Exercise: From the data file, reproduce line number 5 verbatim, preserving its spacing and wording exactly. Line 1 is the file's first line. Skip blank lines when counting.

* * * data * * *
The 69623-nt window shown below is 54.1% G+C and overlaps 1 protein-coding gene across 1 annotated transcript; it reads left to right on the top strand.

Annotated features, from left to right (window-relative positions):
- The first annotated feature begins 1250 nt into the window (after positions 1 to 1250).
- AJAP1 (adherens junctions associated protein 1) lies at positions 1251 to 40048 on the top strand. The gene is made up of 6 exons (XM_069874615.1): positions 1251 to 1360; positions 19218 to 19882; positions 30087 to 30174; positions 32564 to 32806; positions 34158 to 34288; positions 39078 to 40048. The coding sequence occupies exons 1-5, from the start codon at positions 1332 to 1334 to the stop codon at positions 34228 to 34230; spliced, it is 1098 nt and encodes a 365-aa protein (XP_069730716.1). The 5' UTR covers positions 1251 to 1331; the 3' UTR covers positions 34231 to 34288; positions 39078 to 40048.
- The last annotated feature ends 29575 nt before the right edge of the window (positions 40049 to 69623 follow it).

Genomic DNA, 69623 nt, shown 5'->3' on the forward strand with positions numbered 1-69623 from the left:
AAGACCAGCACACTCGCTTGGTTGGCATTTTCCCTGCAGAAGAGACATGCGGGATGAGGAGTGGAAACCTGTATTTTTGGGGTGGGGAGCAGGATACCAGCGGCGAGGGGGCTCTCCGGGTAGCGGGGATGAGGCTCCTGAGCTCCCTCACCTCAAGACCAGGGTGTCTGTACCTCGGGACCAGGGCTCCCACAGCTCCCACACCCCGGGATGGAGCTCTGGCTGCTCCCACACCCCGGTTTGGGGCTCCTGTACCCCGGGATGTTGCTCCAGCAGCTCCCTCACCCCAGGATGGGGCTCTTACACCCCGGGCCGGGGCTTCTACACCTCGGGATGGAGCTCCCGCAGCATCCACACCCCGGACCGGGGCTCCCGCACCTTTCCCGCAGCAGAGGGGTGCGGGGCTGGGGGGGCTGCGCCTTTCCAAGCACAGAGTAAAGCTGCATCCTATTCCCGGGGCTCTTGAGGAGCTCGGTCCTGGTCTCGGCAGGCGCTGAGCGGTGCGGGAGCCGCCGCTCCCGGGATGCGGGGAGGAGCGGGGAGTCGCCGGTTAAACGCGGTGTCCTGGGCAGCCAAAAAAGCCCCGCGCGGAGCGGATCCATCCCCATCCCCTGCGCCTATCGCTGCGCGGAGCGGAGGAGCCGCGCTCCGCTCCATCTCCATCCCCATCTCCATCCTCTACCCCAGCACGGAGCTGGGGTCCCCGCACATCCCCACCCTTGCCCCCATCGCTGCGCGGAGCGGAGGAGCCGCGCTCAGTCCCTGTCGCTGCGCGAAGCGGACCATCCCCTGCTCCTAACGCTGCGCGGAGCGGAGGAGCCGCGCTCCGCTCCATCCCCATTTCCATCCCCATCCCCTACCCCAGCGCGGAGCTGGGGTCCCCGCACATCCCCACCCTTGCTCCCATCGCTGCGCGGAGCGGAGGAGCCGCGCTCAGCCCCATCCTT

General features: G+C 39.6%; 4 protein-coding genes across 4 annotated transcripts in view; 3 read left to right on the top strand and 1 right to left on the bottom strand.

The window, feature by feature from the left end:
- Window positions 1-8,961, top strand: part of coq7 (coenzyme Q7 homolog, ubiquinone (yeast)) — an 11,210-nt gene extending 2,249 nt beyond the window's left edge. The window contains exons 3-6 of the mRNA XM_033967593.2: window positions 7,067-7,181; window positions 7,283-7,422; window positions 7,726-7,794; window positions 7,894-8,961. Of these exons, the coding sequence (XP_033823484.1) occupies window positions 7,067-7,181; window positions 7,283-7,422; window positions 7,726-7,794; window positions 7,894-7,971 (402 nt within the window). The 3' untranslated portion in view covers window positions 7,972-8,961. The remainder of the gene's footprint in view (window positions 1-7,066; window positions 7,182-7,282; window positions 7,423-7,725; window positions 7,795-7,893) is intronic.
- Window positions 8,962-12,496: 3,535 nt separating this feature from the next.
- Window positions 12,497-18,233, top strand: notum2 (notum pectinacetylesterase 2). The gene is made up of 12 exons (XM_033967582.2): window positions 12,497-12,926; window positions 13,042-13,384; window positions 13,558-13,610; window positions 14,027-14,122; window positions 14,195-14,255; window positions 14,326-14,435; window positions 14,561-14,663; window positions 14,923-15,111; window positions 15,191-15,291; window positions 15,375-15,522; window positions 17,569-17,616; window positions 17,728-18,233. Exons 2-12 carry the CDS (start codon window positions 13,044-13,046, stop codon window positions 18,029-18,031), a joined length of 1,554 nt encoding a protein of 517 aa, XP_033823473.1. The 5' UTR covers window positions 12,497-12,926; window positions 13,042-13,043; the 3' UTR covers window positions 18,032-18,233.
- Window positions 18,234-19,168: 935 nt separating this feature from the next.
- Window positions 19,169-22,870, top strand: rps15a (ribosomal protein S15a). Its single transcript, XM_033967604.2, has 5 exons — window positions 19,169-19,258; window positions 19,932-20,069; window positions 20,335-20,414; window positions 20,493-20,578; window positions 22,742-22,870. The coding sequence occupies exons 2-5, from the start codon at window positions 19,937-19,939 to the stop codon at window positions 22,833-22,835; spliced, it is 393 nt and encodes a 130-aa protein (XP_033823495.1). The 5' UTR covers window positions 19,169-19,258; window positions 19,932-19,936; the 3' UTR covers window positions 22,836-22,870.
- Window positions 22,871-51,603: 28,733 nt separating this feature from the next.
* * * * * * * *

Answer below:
- The last annotated feature ends 29575 nt before the right edge of the window (positions 40049 to 69623 follow it).